We continue Hall of Fame week with the second of our tribute articles. Look out for more over the rest of the week. Today’s inductee is John Schmitt, Jets center for 10 years and the starter during Super Bowl III who was the embodiment of quiet determination and dedication.
Brian Bassett, TheJetsBlog.comEveryone knows the story of Joe Namath’s famous Super Bowl III guarantee. Fewer know the story of Jets center John Schmitt in that same game. It was Schmitt — suffering from full blown pneumonia at the time — who bore the brunt of the Colts ire at Namath’s bold prediction and still played the whole game.
Like many players of the day, John Schmitt was a local standout who was added to the Jets right at the start of Sonny Werblin’s ownership and overhaul of the former Titans. Schmitt went to high school at Seton Hall in Patchogue before playing college football at Hofstra University. Despite the Jets longstanding relationship with Hofstra as their practice facility, Schmitt was the team’s last player to attend to Hofstra before fellow TJB Hall of Famer Wayne Chrebet came to the team in the 1990s. Since playing the NFL, Schmitt has gone on to become a successful financier and real estate executive. But for a New York boy, to play for the Jets was a dream of a lifetime.
“The idea of a kid from Hofstra, an $8,500 free agent from 1964 going to a Super Bowl, it was unbelievable. I was so excited,” Schmitt once told the Daily News.
The embodiment of sacrifice
While Schmitt played 10 years for the Jets, much of his career was rarely if ever in the limelight. As the team’s center, while he was integrally involved in almost every snap of Joe Namath’s career, it wasn’t until much later that many fans really what a driving force Schmitt was for the team in winning the Jets only Super Bowl.
During the team’s 1968 playoff run, Schmitt started to feel ill. But it was the AFL Championship game against the Raiders that took any remaining chance of a quick recovery out of the team’s only center.
War took a toll on Schmitt. “I started to get sick during the (AFL) Championship Game against Oakland and then I really got sick.”
While the team might have spent a small fortune on players like Matt Snell and Joe Namath, there wasn’t much other money to go around. As a result, Weeb Ewbank looked for ways to scrimp and save. One way he could was at the center position thanks to the toughness and durability of his starter, John Schmitt.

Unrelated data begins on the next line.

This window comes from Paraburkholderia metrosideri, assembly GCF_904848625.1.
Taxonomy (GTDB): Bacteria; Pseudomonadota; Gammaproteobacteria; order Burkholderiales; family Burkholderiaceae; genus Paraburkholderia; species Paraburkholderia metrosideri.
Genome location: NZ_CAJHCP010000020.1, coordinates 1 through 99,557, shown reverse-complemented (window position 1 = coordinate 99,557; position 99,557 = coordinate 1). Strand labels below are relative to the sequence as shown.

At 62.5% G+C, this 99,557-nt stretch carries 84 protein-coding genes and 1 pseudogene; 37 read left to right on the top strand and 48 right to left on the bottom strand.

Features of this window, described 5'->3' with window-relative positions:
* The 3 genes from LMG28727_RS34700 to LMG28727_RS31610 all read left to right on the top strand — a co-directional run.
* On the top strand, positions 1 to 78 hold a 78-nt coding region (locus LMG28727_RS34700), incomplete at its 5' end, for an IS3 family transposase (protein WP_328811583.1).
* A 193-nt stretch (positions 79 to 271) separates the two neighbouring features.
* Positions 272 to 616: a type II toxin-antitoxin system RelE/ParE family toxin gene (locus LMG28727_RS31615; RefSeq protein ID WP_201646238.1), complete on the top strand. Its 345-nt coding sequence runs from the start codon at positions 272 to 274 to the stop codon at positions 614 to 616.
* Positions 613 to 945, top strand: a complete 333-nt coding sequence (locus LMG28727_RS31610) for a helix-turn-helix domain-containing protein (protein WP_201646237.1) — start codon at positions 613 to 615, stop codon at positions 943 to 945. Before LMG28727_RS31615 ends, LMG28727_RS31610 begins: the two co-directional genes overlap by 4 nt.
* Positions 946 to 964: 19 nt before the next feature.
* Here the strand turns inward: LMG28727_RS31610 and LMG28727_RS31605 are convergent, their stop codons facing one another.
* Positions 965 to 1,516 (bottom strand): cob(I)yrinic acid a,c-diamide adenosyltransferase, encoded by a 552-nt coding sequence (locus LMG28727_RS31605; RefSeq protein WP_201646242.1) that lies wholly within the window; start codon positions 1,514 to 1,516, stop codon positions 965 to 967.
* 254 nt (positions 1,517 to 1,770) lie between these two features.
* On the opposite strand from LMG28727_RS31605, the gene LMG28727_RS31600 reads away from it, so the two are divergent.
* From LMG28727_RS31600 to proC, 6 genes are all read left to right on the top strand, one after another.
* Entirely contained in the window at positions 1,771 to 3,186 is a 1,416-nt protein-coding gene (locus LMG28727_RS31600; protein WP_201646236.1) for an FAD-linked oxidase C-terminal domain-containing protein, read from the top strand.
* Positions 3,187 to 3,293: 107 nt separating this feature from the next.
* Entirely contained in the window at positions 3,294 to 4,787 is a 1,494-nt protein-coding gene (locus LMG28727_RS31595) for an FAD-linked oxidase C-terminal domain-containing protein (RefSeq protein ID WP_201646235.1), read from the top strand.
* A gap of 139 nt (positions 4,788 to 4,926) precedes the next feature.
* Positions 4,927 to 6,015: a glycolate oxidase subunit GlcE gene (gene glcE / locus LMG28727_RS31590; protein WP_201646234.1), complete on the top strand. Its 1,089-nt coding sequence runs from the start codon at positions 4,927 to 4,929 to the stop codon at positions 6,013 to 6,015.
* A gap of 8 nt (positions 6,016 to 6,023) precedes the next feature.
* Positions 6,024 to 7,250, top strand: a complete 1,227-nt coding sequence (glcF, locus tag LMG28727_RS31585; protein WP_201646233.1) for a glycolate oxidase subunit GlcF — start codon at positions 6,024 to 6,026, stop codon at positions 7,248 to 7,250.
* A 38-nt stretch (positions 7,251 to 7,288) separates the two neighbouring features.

“I never missed a game.” Schmitt later said. “Coach Ewbank, he didn’t like to spend a lot of money, so we never had a backup center. So we go down to Florida and start practicing and I can barely walk. I can hardly stand up, coughing up this blood and green-and-yellow stuff and they think I’m allergic to penicillin so they’re not giving me anything. But Coach Ewbank, in his wisdom, says, ‘Look, Schmitty, you’ve got to practice every day because the newspaper guys are around here and you don’t want them to pick up that you’re sick, the other team. Nobody will hit you, but you can’t let anybody know you’re sick.’
As his illness got worse, Schmitt was desperate to get better for the sake of his health, but also the team.
“So by Thursday of that week, I couldn’t walk, so I went into Coach Ewbank and said, ‘Coach, you’ve got to let me have some penicillin. I’m going to die anyway. If I die from taking it, fine. Just let me try it.’ So I did. But I was so far down in energy, so sick for so long.”
Still woefully under the weather, Schmitt suited up for what was the biggest game of his life feeling his absolute worst. Looking across the line from him was a team extra motivated to prove the Jets wrong thanks in part to Namath’s cavalier guarantee. The Colts defense was already one of the best in the league and took the field already enraged.
“They really wanted to f—— to kill us” Schmitt later said.
After the initial adrenaline wore off, the Jets started to assert their own dominance. In the second quarter, fullback Matt Snell got into a groove, gaining more yards through the running game. The Jets stunned the world by scoring a rushing touchdown against the Colts.
“[The Colts] had not had a touchdown scored against them on the ground all season, and they were in shock.”
The rest was history, but few are aware of how tough the game was on Schmitt. Schmitt refused to give up, and his teammates rallied around him.